If your vitamin B12 level is low, your red blood cells won’t have the same shape as a healthy red blood cell. They’ll appear bigger and irregularly shaped.

As you age, your body loses the ability to retain Vitamins B12 properly, especially if you’re a vegan.

Symptoms of Anemia Caused by Vitamin B12 Deficiency

  • Dementia
  • Difficulty walking
  • Lost sense of touch
  • Stiff arms and legs
  • Tingling sensation in the hands and feet

Once you detect a deficiency in vitamin B12, your doctor will put you on vitamin B12 injections. If you’re not a fan of needles and prefer taking medications orally, you can also take Vitamin B12 tablets. However, you’ll need to take them in very high dosages.

Top tip: You can take it daily as oral tablets or go for injections every three months. Once you take adequate vitamin B12, the low red blood count symptoms will improve drastically. Alternatively, you can boost the vitamin B12 level in your body by eating diets that contain fish, meat, milk, eggs, and cheese.

4. Treatment For Low RBC Count Caused by Folate Deficiency

The body needs folate to produce healthy red blood cells; when you don’t have enough folate, your red blood cells don’t live as long as they can. Once your doctor diagnoses folic acid deficiency as the cause of your anemia, he will most likely recommend folic acid supplements.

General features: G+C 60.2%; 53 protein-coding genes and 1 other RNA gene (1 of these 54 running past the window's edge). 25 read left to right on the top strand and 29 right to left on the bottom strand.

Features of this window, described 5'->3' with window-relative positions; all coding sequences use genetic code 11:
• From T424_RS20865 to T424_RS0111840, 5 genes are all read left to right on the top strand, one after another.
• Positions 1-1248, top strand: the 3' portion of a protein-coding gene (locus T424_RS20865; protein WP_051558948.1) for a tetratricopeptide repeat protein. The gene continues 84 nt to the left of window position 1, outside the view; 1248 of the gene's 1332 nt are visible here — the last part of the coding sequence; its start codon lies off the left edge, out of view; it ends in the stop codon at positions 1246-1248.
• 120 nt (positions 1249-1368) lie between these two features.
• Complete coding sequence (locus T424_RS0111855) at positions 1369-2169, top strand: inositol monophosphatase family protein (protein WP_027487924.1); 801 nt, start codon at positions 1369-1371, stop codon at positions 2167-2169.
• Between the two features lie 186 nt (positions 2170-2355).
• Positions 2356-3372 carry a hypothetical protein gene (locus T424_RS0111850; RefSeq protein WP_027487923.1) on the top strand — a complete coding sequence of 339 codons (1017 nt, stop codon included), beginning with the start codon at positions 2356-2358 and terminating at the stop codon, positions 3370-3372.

Top tip: I recommend you eat many foods rich in folate. Folate-rich sources include fresh fruits, vegetables, milk, and whole-grain cereals.

5. Treatment for Anemia Caused by Bone Marrow complications

Anemia caused by a bone marrow fault is one of the hardest types of anemia to treat. Luckily, some anemias go away without needing treatment.

Symptoms of Anemia Caused by Destruction of Red blood cells

  • Jaundice (yellowing of skin and eyes)
  • Death in infants
  • Passing of brown or red urine
  • Sores in the leg
  • Symptoms of gallstones

However, the more persistent anemias will require repeated transfusions and, in extreme cases, bone marrow transplantation.

6. Treatment For Low RBC Count caused by underlying chronic disease

When red blood cells start decreasing due to an underlying condition, the best option is to treat chronic illness. Chances are, as the symptoms of the disease improve, your anemia will improve too.

To boost the number of your red blood cells, your doctor may administer Erythropoietin, a hormone that triggers the production of healthy red blood cells.

1. Add Iron-Rich Foods to your diet